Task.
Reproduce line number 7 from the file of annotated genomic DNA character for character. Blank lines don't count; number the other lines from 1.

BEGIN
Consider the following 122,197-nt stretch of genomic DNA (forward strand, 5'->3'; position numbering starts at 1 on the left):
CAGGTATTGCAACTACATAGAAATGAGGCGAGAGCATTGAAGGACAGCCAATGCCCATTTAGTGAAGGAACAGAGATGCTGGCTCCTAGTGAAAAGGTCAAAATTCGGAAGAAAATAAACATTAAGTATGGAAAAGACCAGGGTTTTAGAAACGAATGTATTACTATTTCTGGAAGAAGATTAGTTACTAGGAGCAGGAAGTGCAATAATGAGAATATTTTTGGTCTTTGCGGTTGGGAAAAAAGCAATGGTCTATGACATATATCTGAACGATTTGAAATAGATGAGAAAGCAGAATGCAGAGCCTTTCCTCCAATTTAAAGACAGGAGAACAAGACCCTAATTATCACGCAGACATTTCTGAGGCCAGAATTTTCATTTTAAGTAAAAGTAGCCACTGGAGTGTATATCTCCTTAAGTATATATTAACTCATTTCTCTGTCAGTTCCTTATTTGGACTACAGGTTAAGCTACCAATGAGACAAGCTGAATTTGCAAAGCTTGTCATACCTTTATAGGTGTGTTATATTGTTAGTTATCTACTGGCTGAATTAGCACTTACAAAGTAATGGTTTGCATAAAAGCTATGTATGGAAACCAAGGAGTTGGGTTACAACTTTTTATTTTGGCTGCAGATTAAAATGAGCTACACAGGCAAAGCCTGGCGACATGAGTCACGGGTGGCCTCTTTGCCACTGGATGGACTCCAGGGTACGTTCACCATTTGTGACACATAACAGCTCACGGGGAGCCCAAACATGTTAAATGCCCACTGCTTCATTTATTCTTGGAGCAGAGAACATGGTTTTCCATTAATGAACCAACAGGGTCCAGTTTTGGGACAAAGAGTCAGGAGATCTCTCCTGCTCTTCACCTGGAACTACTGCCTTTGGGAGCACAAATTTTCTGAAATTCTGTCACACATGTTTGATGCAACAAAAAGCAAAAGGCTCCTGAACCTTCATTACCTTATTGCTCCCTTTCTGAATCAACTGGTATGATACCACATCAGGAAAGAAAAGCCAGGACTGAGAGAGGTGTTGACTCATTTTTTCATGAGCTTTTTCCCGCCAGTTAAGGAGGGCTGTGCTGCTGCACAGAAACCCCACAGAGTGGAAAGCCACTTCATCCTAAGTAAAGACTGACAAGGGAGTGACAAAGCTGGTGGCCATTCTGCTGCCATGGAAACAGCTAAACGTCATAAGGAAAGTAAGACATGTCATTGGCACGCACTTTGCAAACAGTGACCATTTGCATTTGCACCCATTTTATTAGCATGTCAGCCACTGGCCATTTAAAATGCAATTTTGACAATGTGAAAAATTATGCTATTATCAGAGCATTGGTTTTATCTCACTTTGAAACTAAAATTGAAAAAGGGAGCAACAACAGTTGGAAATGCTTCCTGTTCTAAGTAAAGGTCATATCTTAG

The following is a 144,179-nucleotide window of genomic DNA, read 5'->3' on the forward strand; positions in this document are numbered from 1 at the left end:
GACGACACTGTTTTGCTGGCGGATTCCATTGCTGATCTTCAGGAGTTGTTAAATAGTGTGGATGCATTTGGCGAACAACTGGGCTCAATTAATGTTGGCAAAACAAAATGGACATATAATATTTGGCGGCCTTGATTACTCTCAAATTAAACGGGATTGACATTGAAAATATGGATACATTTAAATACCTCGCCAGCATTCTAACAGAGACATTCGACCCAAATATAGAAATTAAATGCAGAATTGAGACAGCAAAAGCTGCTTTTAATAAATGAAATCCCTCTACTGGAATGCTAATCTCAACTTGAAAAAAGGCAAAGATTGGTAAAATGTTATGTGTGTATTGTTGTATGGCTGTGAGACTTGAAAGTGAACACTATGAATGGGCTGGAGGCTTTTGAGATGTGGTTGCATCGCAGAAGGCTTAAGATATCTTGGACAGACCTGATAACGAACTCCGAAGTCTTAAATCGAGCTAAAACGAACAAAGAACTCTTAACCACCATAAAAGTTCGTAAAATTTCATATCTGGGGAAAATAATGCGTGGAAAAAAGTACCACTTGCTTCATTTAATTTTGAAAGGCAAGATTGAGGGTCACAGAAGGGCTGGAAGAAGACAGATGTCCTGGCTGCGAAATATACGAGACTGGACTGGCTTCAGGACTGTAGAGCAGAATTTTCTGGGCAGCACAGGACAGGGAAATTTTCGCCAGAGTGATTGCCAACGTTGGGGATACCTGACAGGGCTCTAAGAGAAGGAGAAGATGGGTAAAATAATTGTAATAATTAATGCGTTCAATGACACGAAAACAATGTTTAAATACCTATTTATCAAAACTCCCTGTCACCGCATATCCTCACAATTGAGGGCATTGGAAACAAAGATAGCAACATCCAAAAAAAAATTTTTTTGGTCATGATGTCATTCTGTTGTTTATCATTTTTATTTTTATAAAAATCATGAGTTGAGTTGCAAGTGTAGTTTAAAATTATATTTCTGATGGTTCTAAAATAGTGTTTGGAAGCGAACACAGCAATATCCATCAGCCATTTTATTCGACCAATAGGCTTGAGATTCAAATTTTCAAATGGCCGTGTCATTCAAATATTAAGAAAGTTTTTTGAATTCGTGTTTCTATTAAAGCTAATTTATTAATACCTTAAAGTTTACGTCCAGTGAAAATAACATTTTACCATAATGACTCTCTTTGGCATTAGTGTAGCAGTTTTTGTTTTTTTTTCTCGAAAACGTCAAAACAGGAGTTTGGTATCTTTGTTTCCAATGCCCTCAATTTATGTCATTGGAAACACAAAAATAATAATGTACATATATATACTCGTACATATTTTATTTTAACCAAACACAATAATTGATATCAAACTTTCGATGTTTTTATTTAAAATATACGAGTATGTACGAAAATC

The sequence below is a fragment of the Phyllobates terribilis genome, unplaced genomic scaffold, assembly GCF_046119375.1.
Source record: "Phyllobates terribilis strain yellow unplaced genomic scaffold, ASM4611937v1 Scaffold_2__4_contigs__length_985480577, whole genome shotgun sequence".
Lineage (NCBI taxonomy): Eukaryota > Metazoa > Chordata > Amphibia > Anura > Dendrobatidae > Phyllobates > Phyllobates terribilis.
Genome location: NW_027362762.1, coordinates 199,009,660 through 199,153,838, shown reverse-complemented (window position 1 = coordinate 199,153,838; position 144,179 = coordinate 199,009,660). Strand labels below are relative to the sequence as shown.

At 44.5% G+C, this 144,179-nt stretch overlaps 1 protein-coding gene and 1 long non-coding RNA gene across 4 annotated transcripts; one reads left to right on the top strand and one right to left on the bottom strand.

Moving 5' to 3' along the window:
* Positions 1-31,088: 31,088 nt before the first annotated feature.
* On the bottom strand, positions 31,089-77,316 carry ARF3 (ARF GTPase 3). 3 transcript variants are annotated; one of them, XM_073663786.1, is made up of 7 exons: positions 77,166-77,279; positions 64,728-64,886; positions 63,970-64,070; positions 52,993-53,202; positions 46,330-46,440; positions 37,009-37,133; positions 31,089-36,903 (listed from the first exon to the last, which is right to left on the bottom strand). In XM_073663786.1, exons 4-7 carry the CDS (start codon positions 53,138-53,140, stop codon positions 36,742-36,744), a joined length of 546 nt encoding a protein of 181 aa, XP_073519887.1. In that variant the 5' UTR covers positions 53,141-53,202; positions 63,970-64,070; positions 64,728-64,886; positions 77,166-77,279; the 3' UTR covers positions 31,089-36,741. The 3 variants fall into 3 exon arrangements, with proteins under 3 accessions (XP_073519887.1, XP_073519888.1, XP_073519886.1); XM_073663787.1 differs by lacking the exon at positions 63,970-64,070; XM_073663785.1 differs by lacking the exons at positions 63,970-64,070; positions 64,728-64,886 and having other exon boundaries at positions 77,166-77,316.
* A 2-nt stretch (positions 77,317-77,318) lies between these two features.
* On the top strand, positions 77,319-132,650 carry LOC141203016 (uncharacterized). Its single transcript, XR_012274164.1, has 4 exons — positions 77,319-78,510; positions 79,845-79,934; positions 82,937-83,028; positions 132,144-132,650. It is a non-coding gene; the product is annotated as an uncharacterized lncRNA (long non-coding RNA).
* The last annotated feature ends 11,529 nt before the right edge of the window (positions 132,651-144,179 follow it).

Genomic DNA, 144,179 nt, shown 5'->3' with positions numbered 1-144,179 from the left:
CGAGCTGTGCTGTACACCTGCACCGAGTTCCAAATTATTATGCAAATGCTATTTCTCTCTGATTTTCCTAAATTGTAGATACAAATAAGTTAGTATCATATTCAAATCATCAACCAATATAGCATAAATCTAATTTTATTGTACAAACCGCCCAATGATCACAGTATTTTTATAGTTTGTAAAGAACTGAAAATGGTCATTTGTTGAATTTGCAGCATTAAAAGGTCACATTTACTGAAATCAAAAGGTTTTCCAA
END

Lineage (NCBI taxonomy): Eukaryota > Metazoa > Chordata > Amphibia > Anura > Dendrobatidae > Phyllobates > Phyllobates terribilis.